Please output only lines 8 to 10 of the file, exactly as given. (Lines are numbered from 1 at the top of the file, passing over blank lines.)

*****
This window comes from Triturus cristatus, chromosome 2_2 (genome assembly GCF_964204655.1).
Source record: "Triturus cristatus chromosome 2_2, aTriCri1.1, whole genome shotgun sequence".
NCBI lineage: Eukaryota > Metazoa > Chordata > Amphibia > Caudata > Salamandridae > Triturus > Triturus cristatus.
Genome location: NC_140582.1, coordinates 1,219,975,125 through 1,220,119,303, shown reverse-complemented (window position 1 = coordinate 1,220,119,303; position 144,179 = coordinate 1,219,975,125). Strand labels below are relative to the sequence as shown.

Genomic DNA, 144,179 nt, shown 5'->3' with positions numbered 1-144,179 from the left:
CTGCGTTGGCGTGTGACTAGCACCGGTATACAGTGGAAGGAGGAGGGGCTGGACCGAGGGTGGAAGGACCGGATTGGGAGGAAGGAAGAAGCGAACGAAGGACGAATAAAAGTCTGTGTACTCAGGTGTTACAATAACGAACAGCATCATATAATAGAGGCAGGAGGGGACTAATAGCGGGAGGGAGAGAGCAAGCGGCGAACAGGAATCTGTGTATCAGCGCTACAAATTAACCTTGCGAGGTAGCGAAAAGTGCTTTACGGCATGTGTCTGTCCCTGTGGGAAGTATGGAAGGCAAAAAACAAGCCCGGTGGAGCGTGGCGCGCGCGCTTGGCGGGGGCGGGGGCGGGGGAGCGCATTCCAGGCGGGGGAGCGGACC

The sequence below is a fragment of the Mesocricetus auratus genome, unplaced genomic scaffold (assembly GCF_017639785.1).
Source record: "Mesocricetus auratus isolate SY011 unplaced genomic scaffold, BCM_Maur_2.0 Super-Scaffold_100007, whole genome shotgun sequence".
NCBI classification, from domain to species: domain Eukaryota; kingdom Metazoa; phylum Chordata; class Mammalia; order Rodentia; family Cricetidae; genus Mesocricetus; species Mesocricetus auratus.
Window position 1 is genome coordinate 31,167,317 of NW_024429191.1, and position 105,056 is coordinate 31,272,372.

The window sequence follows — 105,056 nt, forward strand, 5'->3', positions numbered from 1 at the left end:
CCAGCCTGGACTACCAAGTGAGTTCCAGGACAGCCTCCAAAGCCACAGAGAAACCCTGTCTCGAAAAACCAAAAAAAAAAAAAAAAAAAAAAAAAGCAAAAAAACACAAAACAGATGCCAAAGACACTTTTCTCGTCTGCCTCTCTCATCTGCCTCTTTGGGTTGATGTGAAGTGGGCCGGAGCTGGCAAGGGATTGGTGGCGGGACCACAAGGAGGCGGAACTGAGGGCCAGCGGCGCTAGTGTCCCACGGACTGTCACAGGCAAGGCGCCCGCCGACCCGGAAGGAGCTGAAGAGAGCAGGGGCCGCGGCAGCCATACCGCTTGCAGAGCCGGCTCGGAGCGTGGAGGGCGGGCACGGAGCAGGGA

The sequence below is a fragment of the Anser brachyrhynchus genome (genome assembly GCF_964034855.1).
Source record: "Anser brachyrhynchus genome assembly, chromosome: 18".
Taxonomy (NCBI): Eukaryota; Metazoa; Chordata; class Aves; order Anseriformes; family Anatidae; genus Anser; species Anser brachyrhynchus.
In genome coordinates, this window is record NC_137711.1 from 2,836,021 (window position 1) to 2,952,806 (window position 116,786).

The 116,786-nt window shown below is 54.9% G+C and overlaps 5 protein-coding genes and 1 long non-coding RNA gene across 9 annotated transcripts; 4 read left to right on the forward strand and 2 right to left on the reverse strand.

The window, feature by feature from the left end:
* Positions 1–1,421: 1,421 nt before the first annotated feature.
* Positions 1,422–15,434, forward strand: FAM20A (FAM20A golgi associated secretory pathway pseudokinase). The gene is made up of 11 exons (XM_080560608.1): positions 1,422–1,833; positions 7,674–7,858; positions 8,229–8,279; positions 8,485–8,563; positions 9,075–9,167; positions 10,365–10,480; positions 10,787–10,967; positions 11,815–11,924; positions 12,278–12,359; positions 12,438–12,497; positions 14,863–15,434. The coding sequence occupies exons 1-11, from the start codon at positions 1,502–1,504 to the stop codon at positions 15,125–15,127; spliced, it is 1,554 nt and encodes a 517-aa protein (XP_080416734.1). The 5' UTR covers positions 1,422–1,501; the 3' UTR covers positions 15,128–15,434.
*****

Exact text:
Source record: "Mesocricetus auratus isolate SY011 unplaced genomic scaffold, BCM_Maur_2.0 Super-Scaffold_100007, whole genome shotgun sequence".
NCBI classification, from domain to species: domain Eukaryota; kingdom Metazoa; phylum Chordata; class Mammalia; order Rodentia; family Cricetidae; genus Mesocricetus; species Mesocricetus auratus.
Window position 1 is genome coordinate 31,167,317 of NW_024429191.1, and position 105,056 is coordinate 31,272,372.